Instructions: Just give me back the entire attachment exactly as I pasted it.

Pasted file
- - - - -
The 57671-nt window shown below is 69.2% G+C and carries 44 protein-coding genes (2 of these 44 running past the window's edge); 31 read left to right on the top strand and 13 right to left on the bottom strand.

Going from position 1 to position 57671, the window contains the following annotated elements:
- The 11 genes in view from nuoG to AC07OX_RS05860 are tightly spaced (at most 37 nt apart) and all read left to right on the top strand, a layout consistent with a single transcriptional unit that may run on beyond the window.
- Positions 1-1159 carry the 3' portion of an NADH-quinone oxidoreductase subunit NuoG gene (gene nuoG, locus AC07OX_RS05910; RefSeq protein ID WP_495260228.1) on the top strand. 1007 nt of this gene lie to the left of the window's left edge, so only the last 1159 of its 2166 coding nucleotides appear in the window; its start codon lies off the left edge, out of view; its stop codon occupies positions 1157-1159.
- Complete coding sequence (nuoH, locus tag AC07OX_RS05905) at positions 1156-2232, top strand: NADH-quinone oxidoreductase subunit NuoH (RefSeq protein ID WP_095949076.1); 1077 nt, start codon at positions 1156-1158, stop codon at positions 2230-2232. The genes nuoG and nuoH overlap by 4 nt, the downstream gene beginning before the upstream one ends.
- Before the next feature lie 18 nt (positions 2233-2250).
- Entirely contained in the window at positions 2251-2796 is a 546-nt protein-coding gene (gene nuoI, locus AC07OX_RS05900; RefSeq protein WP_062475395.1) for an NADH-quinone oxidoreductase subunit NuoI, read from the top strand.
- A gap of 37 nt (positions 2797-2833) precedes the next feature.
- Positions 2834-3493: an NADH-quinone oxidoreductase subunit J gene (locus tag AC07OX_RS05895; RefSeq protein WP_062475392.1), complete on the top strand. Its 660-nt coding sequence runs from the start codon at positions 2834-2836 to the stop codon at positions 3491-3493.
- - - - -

The 57671-nt window shown below is 69.2% G+C and carries 44 protein-coding genes (2 of these 44 running past the window's edge); 31 read left to right on the top strand and 13 right to left on the bottom strand.

Going from position 1 to position 57671, the window contains the following annotated elements:
- The 11 genes in view from nuoG to AC07OX_RS05860 are tightly spaced (at most 37 nt apart) and all read left to right on the top strand, a layout consistent with a single transcriptional unit that may run on beyond the window.
- Positions 1-1159 carry the 3' portion of an NADH-quinone oxidoreductase subunit NuoG gene (gene nuoG, locus AC07OX_RS05910; RefSeq protein ID WP_495260228.1) on the top strand. 1007 nt of this gene lie to the left of the window's left edge, so only the last 1159 of its 2166 coding nucleotides appear in the window; its start codon lies off the left edge, out of view; its stop codon occupies positions 1157-1159.
- Complete coding sequence (nuoH, locus tag AC07OX_RS05905) at positions 1156-2232, top strand: NADH-quinone oxidoreductase subunit NuoH (RefSeq protein ID WP_095949076.1); 1077 nt, start codon at positions 1156-1158, stop codon at positions 2230-2232. The genes nuoG and nuoH overlap by 4 nt, the downstream gene beginning before the upstream one ends.
- Before the next feature lie 18 nt (positions 2233-2250).
- Entirely contained in the window at positions 2251-2796 is a 546-nt protein-coding gene (gene nuoI, locus AC07OX_RS05900; RefSeq protein WP_062475395.1) for an NADH-quinone oxidoreductase subunit NuoI, read from the top strand.
- A gap of 37 nt (positions 2797-2833) precedes the next feature.
- Positions 2834-3493: an NADH-quinone oxidoreductase subunit J gene (locus tag AC07OX_RS05895; RefSeq protein WP_062475392.1), complete on the top strand. Its 660-nt coding sequence runs from the start codon at positions 2834-2836 to the stop codon at positions 3491-3493.